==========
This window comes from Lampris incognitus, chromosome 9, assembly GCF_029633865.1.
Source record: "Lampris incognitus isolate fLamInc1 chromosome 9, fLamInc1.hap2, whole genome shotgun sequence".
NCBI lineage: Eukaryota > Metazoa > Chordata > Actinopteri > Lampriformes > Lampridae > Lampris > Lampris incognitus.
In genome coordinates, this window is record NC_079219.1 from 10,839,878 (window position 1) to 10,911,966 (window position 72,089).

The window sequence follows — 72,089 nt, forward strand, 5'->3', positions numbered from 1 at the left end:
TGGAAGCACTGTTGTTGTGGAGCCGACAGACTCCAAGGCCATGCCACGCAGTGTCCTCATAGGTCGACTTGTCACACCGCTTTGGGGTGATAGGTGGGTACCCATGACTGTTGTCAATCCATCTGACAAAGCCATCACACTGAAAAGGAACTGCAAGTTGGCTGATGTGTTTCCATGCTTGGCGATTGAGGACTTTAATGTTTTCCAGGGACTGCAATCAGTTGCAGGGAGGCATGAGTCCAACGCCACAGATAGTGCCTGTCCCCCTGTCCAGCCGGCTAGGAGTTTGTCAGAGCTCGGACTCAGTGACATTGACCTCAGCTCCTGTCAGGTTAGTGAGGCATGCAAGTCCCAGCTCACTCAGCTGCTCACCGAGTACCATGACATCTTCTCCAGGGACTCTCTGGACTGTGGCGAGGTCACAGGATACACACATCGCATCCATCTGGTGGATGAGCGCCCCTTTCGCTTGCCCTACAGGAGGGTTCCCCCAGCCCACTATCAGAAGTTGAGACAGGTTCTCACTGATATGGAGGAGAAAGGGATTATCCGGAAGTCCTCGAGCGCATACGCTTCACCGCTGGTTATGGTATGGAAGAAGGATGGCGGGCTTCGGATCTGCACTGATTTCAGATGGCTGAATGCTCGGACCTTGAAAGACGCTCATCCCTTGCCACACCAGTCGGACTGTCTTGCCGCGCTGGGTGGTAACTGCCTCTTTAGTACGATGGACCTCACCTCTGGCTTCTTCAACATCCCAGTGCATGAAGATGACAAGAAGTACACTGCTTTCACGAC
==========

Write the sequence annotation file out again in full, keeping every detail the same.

This window comes from Lampris incognitus, chromosome 9, assembly GCF_029633865.1.
Source record: "Lampris incognitus isolate fLamInc1 chromosome 9, fLamInc1.hap2, whole genome shotgun sequence".
NCBI lineage: Eukaryota > Metazoa > Chordata > Actinopteri > Lampriformes > Lampridae > Lampris > Lampris incognitus.
In genome coordinates, this window is record NC_079219.1 from 10,839,878 (window position 1) to 10,911,966 (window position 72,089).

The window sequence follows — 72,089 nt, forward strand, 5'->3', positions numbered from 1 at the left end:
TGGAAGCACTGTTGTTGTGGAGCCGACAGACTCCAAGGCCATGCCACGCAGTGTCCTCATAGGTCGACTTGTCACACCGCTTTGGGGTGATAGGTGGGTACCCATGACTGTTGTCAATCCATCTGACAAAGCCATCACACTGAAAAGGAACTGCAAGTTGGCTGATGTGTTTCCATGCTTGGCGATTGAGGACTTTAATGTTTTCCAGGGACTGCAATCAGTTGCAGGGAGGCATGAGTCCAACGCCACAGATAGTGCCTGTCCCCCTGTCCAGCCGGCTAGGAGTTTGTCAGAGCTCGGACTCAGTGACATTGACCTCAGCTCCTGTCAGGTTAGTGAGGCATGCAAGTCCCAGCTCACTCAGCTGCTCACCGAGTACCATGACATCTTCTCCAGGGACTCTCTGGACTGTGGCGAGGTCACAGGATACACACATCGCATCCATCTGGTGGATGAGCGCCCCTTTCGCTTGCCCTACAGGAGGGTTCCCCCAGCCCACTATCAGAAGTTGAGACAGGTTCTCACTGATATGGAGGAGAAAGGGATTATCCGGAAGTCCTCGAGCGCATACGCTTCACCGCTGGTTATGGTATGGAAGAAGGATGGCGGGCTTCGGATCTGCACTGATTTCAGATGGCTGAATGCTCGGACCTTGAAAGACGCTCATCCCTTGCCACACCAGTCGGACTGTCTTGCCGCGCTGGGTGGTAACTGCCTCTTTAGTACGATGGACCTCACCTCTGGCTTCTTCAACATCCCAGTGCATGAAGATGACAAGAAGTACACTGCTTTCACGAC